Artificial Intelligence quote: twas an apple fell from a tree
Perhaps ’twas an apple fell from a tree,
That inspired young Isaac, to see.
  The law of gravity it sparked,
  A breakthrough, it marked,
And physics was changed, eternally!
Text tweaked from an original limerick by Artificial Intelligence: ChatGPT. Newton image imagined by AI: midjourney. Both had prompts formed by Webmaster. (10 Feb 2023). The original limerick as output by AI was: “There was an apple, plucked from a tree,/That inspired Sir Isaac, to see,/The laws of motion it sparked,/A breakthrough, with a mark,/And physics was changed, eternally!” Webmaster made some edits for accuracy. “Perhaps 'twas…” since the falling apple story is likely just myth. Newton was indeed young at the time; not yet “Sir”. He realized that gravity crucially affects both a falling apple and the Moon falling around in orbit. The words “it marked” scan better. The rhyming, and clever final line are entirely from AI.
Science quotes on:  |  Apple (46)  |  Breakthrough (18)  |  Change (639)  |  Eternally (4)  |  Fall (243)  |  Inspire (58)  |  Law Of Gravity (16)  |  Sir Isaac Newton (363)  |  Physics (564)  |  Spark (32)  |  Tree (269)  |  Young (253)

Artificial Intelligence quote: There once was a man with wild hair
There once was a man with wild hair
Whose equation was truly rare
  E equals M C squared
  And when people stared
He’d say, “It's all relative, I swear!”
Text by Artificial Intelligence: ChatGPT. Einstein caricature by AI: midjourney. Prompts by Webmaster (15 Feb 2023).
Science quotes on:  |  E=mc2 (2)  |  Albert Einstein (624)  |  Equation (138)  |  Limerick (7)  |  Relativity (91)

There ought to be something about computers and artificial intelligence [in Bartlett's Familiar Quotations]. Surely somebody somewhere said something memorable.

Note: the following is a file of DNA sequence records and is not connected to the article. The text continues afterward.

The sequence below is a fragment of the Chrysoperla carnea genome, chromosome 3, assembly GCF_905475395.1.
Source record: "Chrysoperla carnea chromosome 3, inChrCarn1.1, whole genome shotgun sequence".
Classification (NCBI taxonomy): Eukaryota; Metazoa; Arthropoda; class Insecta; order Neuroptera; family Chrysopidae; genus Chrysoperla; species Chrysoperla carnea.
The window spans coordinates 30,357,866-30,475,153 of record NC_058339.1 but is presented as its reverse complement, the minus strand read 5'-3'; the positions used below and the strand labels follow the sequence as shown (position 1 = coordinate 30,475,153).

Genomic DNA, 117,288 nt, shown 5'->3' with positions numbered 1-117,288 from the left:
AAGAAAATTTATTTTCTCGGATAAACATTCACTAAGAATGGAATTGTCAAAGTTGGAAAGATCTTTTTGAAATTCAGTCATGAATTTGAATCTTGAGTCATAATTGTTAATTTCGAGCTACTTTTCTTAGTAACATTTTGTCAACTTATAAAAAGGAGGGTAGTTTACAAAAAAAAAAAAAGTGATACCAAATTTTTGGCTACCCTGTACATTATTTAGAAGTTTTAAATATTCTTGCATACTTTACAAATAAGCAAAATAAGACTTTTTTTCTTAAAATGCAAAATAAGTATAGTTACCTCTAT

Quoted in Boston Globe (3 Jan1989).
Science quotes on:  |  Computer (131)  |  Intelligence (218)  |  Quotation (19)  |  Quote (46)  |  Something (718)  |  Surely (101)

We shall therefore say that a program has common sense if it automatically deduces for itself a sufficient wide class of immediate consequences of anything it is told and what it already knows. ... Our ultimate objective is to make programs that learn from their experience as effectively as humans do.
'Programs with Common Sense', (probably the first paper on AI), delivered to the Teddington Conference on the Mechanization of Thought Processes (Dec 1958). Printed in National Physical Laboratory, Mechanisation of Thought Processes: Proceedings of a Symposium Held at the National Physical Laboratory on 24th, 25th, 26th and 27th November 1958 (1959), 78. Also Summary in John McCarthy and Vladimir Lifschitz (ed.), Formalizing Common Sense: Papers by John McCarthy (1990), 9-10.
Science quotes on:  |  Already (226)  |  Automatic (16)  |  Class (168)  |  Common (447)  |  Common Sense (136)  |  Consequence (220)  |  Deduction (90)  |  Definition (238)  |  Do (1905)  |  Effective (68)  |  Experience (494)  |  Human (1512)  |  Immediate (98)  |  Know (1538)  |  Knowledge (1647)  |  Learn (672)  |  Make (25)  |  Objective (96)  |  Say (989)  |  Sense (785)  |  Sufficient (133)  |  Ultimate (152)  |  Wide (97)

When intelligent machines are constructed, we should not be surprised to find them as confused and as stubborn as men in their convictions about mind-matter, consciousness, free will, and the like.
Concluding sentence from 'Matter, Mind, and Models', Proceedings of the International Federation of Information Processing Congress (1965), Vol. 1, 49. As quoted in Jeremy Bernstein, 'A.I.', The New Yorker (14 Dec 1981), 57, 70.
Science quotes on:  |  Confusion (61)  |  Consciousness (132)  |  Construct (129)  |  Conviction (100)  |  Find (1014)  |  Free (239)  |  Free Will (15)  |  Intelligent (108)  |  Machine (271)  |  Matter (821)  |  Mind (1377)  |  Stubborn (14)  |  Will (2350)